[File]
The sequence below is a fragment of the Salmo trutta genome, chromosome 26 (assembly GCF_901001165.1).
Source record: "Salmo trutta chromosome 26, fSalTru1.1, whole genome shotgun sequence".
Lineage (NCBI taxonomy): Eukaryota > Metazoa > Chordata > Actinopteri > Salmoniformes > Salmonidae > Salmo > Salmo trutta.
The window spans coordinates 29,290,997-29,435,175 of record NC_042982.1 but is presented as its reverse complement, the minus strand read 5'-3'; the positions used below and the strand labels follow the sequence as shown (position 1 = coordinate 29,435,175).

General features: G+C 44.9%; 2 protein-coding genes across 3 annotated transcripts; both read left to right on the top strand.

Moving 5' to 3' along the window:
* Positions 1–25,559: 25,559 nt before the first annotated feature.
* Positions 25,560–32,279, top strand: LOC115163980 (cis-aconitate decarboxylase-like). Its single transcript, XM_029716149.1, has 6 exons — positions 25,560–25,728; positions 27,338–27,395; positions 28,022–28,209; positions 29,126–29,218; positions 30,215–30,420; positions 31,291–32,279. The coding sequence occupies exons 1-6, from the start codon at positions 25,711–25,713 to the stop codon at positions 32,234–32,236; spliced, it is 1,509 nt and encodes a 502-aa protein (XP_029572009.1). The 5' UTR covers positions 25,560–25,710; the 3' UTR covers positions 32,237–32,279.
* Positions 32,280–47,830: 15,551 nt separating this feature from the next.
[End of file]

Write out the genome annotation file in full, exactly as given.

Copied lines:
The sequence below is a fragment of the Salmo trutta genome, chromosome 26 (assembly GCF_901001165.1).
Source record: "Salmo trutta chromosome 26, fSalTru1.1, whole genome shotgun sequence".
Lineage (NCBI taxonomy): Eukaryota > Metazoa > Chordata > Actinopteri > Salmoniformes > Salmonidae > Salmo > Salmo trutta.
The window spans coordinates 29,290,997-29,435,175 of record NC_042982.1 but is presented as its reverse complement, the minus strand read 5'-3'; the positions used below and the strand labels follow the sequence as shown (position 1 = coordinate 29,435,175).

General features: G+C 44.9%; 2 protein-coding genes across 3 annotated transcripts; both read left to right on the top strand.

Moving 5' to 3' along the window:
* Positions 1–25,559: 25,559 nt before the first annotated feature.
* Positions 25,560–32,279, top strand: LOC115163980 (cis-aconitate decarboxylase-like). Its single transcript, XM_029716149.1, has 6 exons — positions 25,560–25,728; positions 27,338–27,395; positions 28,022–28,209; positions 29,126–29,218; positions 30,215–30,420; positions 31,291–32,279. The coding sequence occupies exons 1-6, from the start codon at positions 25,711–25,713 to the stop codon at positions 32,234–32,236; spliced, it is 1,509 nt and encodes a 502-aa protein (XP_029572009.1). The 5' UTR covers positions 25,560–25,710; the 3' UTR covers positions 32,237–32,279.
* Positions 32,280–47,830: 15,551 nt separating this feature from the next.